You can argue the main issue lies with those who have reached a high status and are able to dictate things however they please. However, it’s more of the work environment. If the environment is insanely corrupt, then that person will be corrupted too because they will do what it takes to stay in a high position. This is possibly why people need to “regulate their hearts”. They have to face themselves & ponder what is it they really want.
Gintama is perhaps the only Shonen Jump title that could be targeted heavily by Bill 156 because of its constant dirty humor. However, it represents something that some Japanese people do not have: courage. Think about it. The title is a play off the word “Kintama” (Japanese for “testicles”). Hell, the pronunciation even comes off as that to some people! Sorachi has the balls (no pun intended) to create a title that pokes fun at many things in Japanese culture & promotes a feeling that you don’t need government to dictate how you should live.
Let’s hope the rest of Japan follows up on Sorachi’s words towards the Tokyo government.
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(The last thing we might see of the manga in America will be a scary black man who resembles Space Cobra & speaks Kansai-ben Japanese.)
Last week, I found an tweet stating that VIZ Media might be ending Hideaki Sorachi’s Gintama with Volume 23. Amazon has the book up for pre-order with a description saying “Final Volume!” This is a huge concern as I liked the VIZ translation (although they had some huge misses) & the manga is still ongoing in Japan. With the Gintama anime making its comeback & the series being somewhat popular around the world, you have to wonder how much Japanese cultural references a non-Japanese person can take.
So, what does North America like about Japanese culture? Mostly things that are pop-culture/entertainment-related to a huge degree. Even if people are interested in those things, they may not be fully interested in the Japanese lifestyle (which Gintama parodies frequently). Why are some Americans not interested in the overall life of other countries? There is also the fact that there’s TOO much focus on entertainment. People would rather hear about who’s dating who, etc. than keep up with more educational & enlightening matters. Can we blame mass media for controlling what people should hear? Also, some might think “How does learning about other cultures make me feel better?” In a sense, some Americans are taught to mostly care about themselves more so than others.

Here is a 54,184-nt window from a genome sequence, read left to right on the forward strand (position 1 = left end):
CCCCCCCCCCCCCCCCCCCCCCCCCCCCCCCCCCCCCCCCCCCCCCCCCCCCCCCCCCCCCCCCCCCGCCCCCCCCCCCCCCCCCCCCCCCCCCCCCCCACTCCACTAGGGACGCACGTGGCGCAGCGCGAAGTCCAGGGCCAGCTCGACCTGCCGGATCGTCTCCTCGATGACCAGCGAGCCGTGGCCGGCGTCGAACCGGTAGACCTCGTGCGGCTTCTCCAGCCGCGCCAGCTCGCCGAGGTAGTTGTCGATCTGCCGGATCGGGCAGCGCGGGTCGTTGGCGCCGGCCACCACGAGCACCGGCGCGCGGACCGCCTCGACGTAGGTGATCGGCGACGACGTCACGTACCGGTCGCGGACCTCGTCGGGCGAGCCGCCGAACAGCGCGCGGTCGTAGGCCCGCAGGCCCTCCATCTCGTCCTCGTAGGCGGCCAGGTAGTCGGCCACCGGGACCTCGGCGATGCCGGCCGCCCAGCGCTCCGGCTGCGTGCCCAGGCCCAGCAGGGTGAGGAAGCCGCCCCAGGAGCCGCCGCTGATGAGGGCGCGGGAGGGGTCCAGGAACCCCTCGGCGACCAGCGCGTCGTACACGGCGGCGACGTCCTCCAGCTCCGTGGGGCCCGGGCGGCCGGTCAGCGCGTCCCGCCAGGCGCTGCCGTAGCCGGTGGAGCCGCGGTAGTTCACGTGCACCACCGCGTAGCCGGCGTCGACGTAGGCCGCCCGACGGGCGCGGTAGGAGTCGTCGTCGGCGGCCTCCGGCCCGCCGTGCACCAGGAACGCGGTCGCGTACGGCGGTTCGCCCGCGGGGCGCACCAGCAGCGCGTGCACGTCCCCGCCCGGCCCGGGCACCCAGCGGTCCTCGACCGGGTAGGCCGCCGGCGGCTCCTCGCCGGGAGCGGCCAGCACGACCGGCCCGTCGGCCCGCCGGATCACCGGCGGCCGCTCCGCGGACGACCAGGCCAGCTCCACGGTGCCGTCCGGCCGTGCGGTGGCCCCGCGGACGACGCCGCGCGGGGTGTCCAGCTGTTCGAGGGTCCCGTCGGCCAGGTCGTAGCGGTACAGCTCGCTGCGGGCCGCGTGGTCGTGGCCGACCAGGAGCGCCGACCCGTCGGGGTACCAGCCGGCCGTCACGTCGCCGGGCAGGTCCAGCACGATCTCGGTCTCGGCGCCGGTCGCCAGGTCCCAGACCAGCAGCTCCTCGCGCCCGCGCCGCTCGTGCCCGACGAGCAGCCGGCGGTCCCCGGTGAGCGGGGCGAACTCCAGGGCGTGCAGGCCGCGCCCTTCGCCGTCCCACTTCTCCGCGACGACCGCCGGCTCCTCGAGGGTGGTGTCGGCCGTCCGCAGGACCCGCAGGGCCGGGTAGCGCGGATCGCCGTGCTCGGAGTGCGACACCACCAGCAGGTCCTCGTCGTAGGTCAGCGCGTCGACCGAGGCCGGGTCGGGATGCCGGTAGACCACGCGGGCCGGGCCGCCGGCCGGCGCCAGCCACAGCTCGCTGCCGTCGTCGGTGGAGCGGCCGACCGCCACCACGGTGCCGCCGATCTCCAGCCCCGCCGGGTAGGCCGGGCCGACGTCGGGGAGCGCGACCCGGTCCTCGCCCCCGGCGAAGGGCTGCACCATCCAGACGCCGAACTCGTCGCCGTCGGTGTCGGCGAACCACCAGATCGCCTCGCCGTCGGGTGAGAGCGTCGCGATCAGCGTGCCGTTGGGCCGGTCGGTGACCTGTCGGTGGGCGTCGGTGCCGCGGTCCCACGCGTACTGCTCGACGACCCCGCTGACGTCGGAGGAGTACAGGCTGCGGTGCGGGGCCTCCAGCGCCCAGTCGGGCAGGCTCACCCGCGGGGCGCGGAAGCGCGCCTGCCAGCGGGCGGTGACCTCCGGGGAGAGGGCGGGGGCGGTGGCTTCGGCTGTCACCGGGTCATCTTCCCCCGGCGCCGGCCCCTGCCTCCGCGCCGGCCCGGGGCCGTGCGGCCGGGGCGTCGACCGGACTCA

The market for manga in the U.S. is mostly teens & young adults. Teens seem to crave action, drama, easy-to-follow plotlines, & strong, attractive characters in their stories. Volume 1 of Gintama doesn’t start off that way unfortunately while the series is technically episodic in nature. Also, Gintoki Sakata isn’t the typical JUMP hero as he can be pretty lazy, greedy, selfish, & hypocritical at times. In all honesty, Gintama is a title that reflects the real life of adults living in Japan. Do most American teens even care about the life of a everyday adult in Japan in the first place? Not when they’re fed information on lots of anime & manga that look cool, but may not have much substance.
The recent minisode of the Gintama Podcast discussed the fate of the manga in America. Doc, the host, made an interesting point about how the anime joked frequently about being cancelled & ending prematurely. The VIZ descriptions can be a little wacky. Also, in the chapter (Episode 138 in the anime) containing the cover character of Vol. 23 (Kanemaru, the Black Dragon), there was a comment made by Shinpachi that an all-black Yorozuya group would never sell in Japan. However, it’s hard to imagine an American publishing company (humor book publishers might be a different case) make a joke about ending a book run. One final note is that the Japanese jokes & references get even more obscure in later volumes of Gintama. Granted we don’t know the actual sales numbers of the VIZ manga, is it worth it to continue translating Gintama to an audience that may never get the jokes?
Regardless, VIZ still gets a lot of props for localizing the greatness that is Gintama and publishing 20+ volumes. In any case, we’ll have to wait until this August to truly find out what will happen then. (UPDATE: The title is officially canceled).
We’ll just make due with the anime, right?